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1982: Living with the enemy
Rachel Aspogard was a 23-year-old nurse living in the Falkland Islands when the Argentines invaded.

During the conflict she had to work at close quarters with some of the occupying force's soldiers, who took over a wing of the King Edward Memorial Hospital where she worked.

I remember going out the evening of 1 April and walking home in the early hours of the morning.

The Falkland Island Defence troops were in the streets and seemed quite nervous. They said I should get off the streets and go home.

Nobody liked them and nobody wanted them there

Everyone was very nervous - we didn't prepare ourselves, we just sat and waited to see what was going to happen.

When it did it was like an explosion. You went into automatic survival mode as soon as you saw these amphibious Argentine naval craft coming out the water and coming up the road.

First of all we thought, "What a cheek". We also empathised with people from the Second World War who witnessed the Nazis marching onto their territory - the Argentines were viewed very much in the same way.

Nobody was impressed, nobody liked them and nobody wanted them there.

I think when the Argentines had been there about a month they realised their government had made a really big mistake.

Hostility

One felt really sorry for the Argentine conscripts because they were so helpless. They weren't in any physical or mental condition or equipped to take on a professional army like the British.

There was a meeting held at the local post office. A big group of Anglo-Argentines came along and asked us to join the "motherland".

They said: "We are the people who rightfully own this place and you can be part of that as well."

But they got a very hostile response from the locals and went home with their tails between their legs - I think they were quite shocked at the reaction.

Peace talks

I can remember when the airport was bombed - that was really an extraordinary experience.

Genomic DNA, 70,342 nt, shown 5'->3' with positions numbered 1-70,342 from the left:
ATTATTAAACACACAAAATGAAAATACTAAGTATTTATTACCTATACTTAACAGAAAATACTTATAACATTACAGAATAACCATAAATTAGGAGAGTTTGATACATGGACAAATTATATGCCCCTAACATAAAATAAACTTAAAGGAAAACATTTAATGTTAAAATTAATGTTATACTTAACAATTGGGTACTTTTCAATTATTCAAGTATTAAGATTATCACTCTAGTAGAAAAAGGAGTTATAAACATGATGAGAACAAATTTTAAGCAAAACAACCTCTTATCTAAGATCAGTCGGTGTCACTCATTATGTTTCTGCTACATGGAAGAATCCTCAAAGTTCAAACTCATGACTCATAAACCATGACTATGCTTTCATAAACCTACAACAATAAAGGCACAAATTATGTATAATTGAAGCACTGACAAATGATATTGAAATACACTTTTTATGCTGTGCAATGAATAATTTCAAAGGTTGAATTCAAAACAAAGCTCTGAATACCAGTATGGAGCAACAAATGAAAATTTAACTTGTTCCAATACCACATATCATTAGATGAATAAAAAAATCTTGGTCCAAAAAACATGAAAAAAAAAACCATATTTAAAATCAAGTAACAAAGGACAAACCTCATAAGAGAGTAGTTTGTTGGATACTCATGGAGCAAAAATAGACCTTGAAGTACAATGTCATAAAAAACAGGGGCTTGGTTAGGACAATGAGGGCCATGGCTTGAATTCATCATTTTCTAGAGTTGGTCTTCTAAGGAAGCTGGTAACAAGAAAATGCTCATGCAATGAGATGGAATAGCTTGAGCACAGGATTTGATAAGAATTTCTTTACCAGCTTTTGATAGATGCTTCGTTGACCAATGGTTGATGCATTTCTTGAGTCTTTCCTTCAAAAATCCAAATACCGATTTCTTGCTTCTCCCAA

I heard lots of [RAF] Vulcans flying over. The noise was just unbelievable, because fundamentally the Falklands is quite a quiet place.

When the bombs were dropped on the airport about three miles away, the impact and the reverberations were very powerful.

After that, everything was getting pounded regularly between midnight and 0500.

[On 14 June] I came out of the west wing of the hospital and I could see in the distance the Argentine leaders - [Air Commodore] Bloomer Reeve and General Menendez - with the head of the SAS and the Land Forces Commander Jeremy Moore walking down the road together.

Booby traps

When everyone saw them walking past, even the Argentine conscript troops who had been stationed in the hospital were just so happy it was all over. They wanted to go home.

And then before you knew it, we saw all these mauve berets bobbing up and down on the road.

The Paratroops very gradually just walked into town - I think they had bets between themselves who could get into Port Stanley first.

The most dangerous thing we had to deal with just after the war was the fact the Argentine officers who had stationed themselves in one of the wings of the hospital had packed the mattresses with grenades to booby trap them.

But we actually had a party with some very begrudging Argentines after the ceasefire had been agreed.

A group of Paras managed to get some whisky and invited a few Argentine officers to have a drink with them - but I don't think they were very happy about it!

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British soldiers fly the flag on the Falkland Islands
Rachel Aspogard never doubted the British would come


Rachel Aspogard
Ms Aspogard worked as a nurse in Port Stanley's hospital
In Context
Rachel Aspogard left the Falkland Islands in August 1982.

She is now a freelance writer and lives in Sweden.

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